KUALA LUMPUR, Dec 16 – Indonesian singer Krisdayanti looks every inch the pop diva as she strode into the interview session at the Mandarin Oriental Kuala Lumpur.
All glammed up in a glittery gold creation by Jakarta-based fashion designer Anaz, the 44-year-old was in town over the weekend for a special performance at the Malaysian AIDS Foundation (MAF)-Berjaya Tun Dr Siti Hasmah Award Gala Dinner 2019.
“I feel proud that tonight I’m performing and singing for a noble cause,” she said.
Asked if she was tired from her hectic schedule, she smiled and replied in Bahasa Indonesia “sudah biasa” (I’m used to it).
Like many who have visited Malaysia, Krisdayanti looks forward to the culinary delights the city has to offer. And shopping.
“My husband came along for this trip and he was so excited to go shopping in KLCC because I told him my performance is at the Mandarin Oriental which is just next door,” she said excitedly.
“I’ve always considered Malaysia home because it has been a huge part of my music career since 1998 before many Indonesian artistes were known here,” said Krisdayanti, whose last concert in KL was at Istana Budaya in 2017.
She remembers her first time in KL fondly back in 1998 when she spent an entire month promoting her music under Warner Music and met Malaysian music darlings Datuk Seri Siti Nurhaliza, Ning Baizura and Datuk Sheila Majid.
Her beloved hit Menghitung Hari which made her a household name in Malaysia also went platinum during that trip.
“Everybody was so welcoming to accept me, not only as a foreigner singing, but they also wanted to collaborate,” she said.
On having an iconic hit like Menghitung Hari, the singer said she was thankful for evergreen songs, describing them as the gift that keeps on giving.
“I never expected to still be singing that song – I have a big appreciation from the audience and that song is the same age as my eldest daughter.
“My eldest daughter Aurel is 21 years old now and I still remember bringing her to KL for a month during the promo – it’s extraordinary when you think about it,” she reminisced.
In a light-hearted moment, the singer said the best way to gauge if a song has touched the public is through taxi drivers.
“Taxi drivers here always ask tourists from Indonesia ‘Do you know the song Mengitung Hari?’ so I feel like I’m a representative of Indonesian music in Malaysia,” she said.
From celebrated music ambassador, Krisdayanti recently became an elected representative of her hometown of Malang Raya in East Java and was sworn in as a Member of Parliament in October, marking her foray into politics.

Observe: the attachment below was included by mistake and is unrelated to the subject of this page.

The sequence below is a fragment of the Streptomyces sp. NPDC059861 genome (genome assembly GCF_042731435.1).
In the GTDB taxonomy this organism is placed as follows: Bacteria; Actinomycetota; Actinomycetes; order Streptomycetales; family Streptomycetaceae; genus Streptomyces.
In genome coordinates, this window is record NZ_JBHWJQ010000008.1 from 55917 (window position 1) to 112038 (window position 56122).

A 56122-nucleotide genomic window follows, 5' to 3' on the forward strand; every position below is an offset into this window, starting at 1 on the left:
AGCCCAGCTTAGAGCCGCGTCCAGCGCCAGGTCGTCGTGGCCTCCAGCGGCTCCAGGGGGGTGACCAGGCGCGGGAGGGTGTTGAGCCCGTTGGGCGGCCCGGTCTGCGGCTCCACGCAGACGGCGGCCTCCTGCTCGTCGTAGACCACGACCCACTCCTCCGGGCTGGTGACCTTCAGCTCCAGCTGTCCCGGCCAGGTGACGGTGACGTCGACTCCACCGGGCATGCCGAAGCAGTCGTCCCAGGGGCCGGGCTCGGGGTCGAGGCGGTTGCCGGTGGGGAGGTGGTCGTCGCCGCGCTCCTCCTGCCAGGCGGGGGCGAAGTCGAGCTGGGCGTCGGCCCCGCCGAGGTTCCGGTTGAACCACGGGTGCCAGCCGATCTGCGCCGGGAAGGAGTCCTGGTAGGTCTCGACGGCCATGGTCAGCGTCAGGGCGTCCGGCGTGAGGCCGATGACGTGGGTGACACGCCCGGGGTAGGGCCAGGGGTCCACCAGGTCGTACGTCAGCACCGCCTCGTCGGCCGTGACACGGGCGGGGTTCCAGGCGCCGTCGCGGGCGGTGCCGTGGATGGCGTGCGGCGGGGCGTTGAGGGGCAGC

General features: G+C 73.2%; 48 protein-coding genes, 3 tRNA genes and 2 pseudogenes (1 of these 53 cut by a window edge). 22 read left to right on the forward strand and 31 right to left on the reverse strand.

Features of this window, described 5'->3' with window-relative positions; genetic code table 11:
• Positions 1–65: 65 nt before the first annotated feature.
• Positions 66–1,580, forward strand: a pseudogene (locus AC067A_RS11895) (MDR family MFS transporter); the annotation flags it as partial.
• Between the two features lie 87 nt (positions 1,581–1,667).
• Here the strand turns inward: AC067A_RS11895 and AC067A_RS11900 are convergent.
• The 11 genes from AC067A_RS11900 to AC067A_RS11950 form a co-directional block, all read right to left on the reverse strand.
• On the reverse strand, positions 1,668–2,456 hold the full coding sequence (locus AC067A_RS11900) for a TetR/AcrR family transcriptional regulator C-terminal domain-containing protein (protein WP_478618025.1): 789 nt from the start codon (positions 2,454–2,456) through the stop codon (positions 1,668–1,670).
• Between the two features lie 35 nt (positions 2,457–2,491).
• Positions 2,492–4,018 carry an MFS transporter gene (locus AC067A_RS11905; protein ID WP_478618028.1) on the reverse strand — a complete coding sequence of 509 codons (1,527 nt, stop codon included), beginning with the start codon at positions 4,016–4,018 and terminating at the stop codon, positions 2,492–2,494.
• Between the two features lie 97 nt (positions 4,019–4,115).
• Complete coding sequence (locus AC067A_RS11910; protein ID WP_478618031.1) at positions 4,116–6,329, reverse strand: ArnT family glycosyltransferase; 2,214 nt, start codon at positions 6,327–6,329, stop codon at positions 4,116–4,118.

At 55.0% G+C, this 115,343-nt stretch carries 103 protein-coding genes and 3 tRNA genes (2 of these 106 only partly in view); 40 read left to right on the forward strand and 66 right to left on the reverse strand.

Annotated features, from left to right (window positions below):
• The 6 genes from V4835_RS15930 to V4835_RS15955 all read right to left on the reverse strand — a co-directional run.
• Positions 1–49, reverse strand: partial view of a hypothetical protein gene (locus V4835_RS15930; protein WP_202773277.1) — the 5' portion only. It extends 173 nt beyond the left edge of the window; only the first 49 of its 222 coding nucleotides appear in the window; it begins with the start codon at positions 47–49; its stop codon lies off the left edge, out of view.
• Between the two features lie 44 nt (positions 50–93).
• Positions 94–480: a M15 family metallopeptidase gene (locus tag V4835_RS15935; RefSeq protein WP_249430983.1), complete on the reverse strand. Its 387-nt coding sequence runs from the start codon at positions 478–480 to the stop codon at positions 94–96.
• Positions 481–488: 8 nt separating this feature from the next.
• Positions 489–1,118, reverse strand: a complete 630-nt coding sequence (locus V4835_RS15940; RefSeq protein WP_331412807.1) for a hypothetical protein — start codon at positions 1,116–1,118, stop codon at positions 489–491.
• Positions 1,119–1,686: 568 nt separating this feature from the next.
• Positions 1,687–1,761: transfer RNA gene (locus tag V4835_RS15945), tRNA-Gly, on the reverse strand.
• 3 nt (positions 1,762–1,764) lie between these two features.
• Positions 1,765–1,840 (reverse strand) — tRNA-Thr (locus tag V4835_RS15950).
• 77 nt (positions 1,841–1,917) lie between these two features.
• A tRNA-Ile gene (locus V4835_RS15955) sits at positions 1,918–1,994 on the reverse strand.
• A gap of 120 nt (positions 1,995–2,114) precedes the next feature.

During her extensive campaign period of seven months, Krisdayanti visited 600 areas in 461 towns and spoke of the importance of the human touch in her approach to public service.
“It was a bonus because they know me, plus I’m one of the orang kampung (villager),” said Krisdayanti who grew up in hardship.
“My husband is really supportive of my career in politics, he not only guides me but helps me with strategy work,” she said.
Her campaign theme ‘Perempuan Kuat, Indonesia Hebat’ (Strong Women, Great Indonesia), sent out the message to empower women across all fields in the villages she visited.
Krisdayanti received the highest number of votes in the electoral district of East Java, with a higher number of votes than the incumbent.
“They received me with open arms and much enthusiasm,” she said.
“It’s been work hard and play hard but the achievement was amazing.”
Under the House of Representatives of the Republic of Indonesia, the Malang Raya MP has been placed with Commission IX which deals with community issues such as healthcare, employment and transmigration affairs.
She told Malay Mail she wants to focus on providing quality healthcare for Indonesians through the country’s national health coverage, the Social Insurance Administration Organisation (BPJS).
Commenting on the AIDS epidemic, the newly-minted lawmaker said everyone has a role to play in the fight to end the disease.
“There are nearly 38 million people living with HIV and we need to have social responsibility from everyone to provide attention and comfort so they don’t feel discriminated against.
“Please don’t judge others from the outside, everyone deserves a chance to live,” Krisdayanti said.
Despite a busy career in both show business and public service, the songstress said she doesn’t yet have the time to record an album but plans are underway to record a new single in the US.
“It will be produced by my husband and hopefully we can release it early next year,” she said.
“It’s awesome that we are a happy couple who can work together.”
When it comes to juggling a busy schedule, the mother of four said she doesn’t want to put pressure on herself as a politician and as a wife and mother.
“My husband always tells me to prioritise and after 27 years in the music industry, I manage and do my best.
“I just go with the flow and remember that as a wife and mother, my priority in building a family is to ensure my kids deserve a good education, live well, have as much fun as possible and not isolate them when we adults get too busy,” said Krisdayanti.
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